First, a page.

To pick six, or not to pick six.
Three years ago to the day, I crunched the numbers to see which quarterbacks had thrown the most pick sixes thrown in NFL history. With three more years of data, a robust play-by-play database, and, ya know, Matt Schaub, I figured it was time for an update. In case you haven’t noticed, Schaub became the first player to ever throw pick sixes (picks six?) in four straight games, and then on Sunday, T.J. Yates got the Texans into the record books as Houston had an interception returned for a touchdown in five straight games. But I thought it would be fun to look at the career leaders in pick sixes (and remind you that I discussed the rising rate of interception scores in the offseason).
Nobody has exact pick six data available, but we can do a reasonably job of answering the question of who has had the most passes returned for touchdowns in league history. That’s because we have:
- Scoring logs for all scores, showing all interceptions returned for a touchdown, dating back to 1940
- Play-by-play logs for all players dating back to 1999. So we have all the information we need from that point through week six of the 2013 season.
- Individual game logs for all players, showing all interceptions thrown dating back to 1960.
For all pick sixes thrown since 1999, we have the precise data. For any game from 1960 to 1998, we can do a very good job approximating who threw the pick-six. Most of the time, only one quarterback will throw an interception in any given team game. Fifty years from now, if you look at this box score from week six, you will be able to know for sure that Peyton Manning threw the interception that Paul Posluszny returned for a touchdown. The Broncos threw just one interception, and it was by Manning, so Manning must have thrown the pick-six. It doesn’t matter if the team has thrown five interceptions, as long as all were thrown by the same guy, such as Keith Null against the Titans in 2009.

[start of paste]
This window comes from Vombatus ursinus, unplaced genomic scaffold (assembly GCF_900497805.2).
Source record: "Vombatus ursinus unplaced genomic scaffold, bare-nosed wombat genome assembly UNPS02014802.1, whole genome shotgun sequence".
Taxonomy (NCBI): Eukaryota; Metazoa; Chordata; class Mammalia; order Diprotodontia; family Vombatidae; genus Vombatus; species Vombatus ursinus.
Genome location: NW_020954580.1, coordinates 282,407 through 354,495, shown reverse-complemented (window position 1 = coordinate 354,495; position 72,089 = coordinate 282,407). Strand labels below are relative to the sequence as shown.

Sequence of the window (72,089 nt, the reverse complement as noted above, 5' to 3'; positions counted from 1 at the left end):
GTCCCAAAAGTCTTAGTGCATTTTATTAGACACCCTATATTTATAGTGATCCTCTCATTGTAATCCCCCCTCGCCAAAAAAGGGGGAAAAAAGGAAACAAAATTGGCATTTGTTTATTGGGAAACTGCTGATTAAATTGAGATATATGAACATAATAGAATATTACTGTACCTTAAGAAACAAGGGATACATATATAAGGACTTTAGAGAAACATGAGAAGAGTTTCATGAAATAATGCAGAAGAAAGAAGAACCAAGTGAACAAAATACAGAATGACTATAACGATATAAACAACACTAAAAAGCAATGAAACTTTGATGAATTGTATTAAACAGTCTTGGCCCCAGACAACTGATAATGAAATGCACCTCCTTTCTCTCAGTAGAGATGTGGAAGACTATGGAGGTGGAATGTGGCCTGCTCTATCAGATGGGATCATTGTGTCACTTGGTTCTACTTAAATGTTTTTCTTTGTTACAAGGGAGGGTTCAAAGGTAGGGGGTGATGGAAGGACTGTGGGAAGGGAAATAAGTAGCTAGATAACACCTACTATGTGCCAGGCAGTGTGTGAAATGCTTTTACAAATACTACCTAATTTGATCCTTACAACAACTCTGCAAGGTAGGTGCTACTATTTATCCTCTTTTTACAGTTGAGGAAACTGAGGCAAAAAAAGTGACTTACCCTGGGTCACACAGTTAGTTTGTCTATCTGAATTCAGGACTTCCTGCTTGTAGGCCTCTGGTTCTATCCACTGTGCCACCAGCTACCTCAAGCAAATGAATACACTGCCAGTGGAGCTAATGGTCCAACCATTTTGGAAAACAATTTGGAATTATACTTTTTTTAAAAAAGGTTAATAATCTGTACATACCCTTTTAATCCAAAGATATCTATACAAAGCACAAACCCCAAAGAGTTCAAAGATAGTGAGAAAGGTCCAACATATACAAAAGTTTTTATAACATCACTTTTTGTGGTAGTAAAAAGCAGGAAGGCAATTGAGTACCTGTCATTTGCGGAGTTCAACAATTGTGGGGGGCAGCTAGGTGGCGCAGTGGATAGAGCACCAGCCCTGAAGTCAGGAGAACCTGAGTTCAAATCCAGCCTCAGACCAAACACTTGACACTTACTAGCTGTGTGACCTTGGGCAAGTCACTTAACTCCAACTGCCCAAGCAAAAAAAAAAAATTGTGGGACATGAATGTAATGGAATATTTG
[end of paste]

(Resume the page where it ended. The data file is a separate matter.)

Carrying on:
The problem games are the ones where multiple players, usually quarterbacks, threw interceptions. For example, the record for defensive interception returns for touchdowns in a game is four, set by the Seattle Seahawks in 1984 against Kansas City. If you look at the boxscore, you’ll see that Todd Blackledge threw three interceptions, Bill Kenney threw two, and Sandy Osiecki added a sixth. So what do we do? Award Blackledge 2 pick sixes, Kenney 1.33, and Osiecky 0.67; obviously this isn’t perfect, but over the course of a player’s career, I think this will work well as an approximation. Because I’m running low on time, I’m going to just ignore pre-1960 data, although you could piece it together at the old link since obviously nothing has changed.
The table below includes all players who threw at least five pick sixes since 1960. It includes all postseason data, and unsurprisingly, Brett Favre is the career leader. He threw 10,960 career passes (including the playoffs), so he only threw a pick six on 0.32% of his passes (the leader in that category is Chris Redman, who threw a pick six once every 100 passes). Favre threw 366 career interceptions (again, including the playoffs), so he threw a pick six on “only” 9.6% of his interceptions. If you’re curious, Aaron Rodgers has thrown just one pick six in his entire career. That gives him a rate 0.032 pick sixes per pass attempt, the lowest among all passes with 1500 attempts since 1960.
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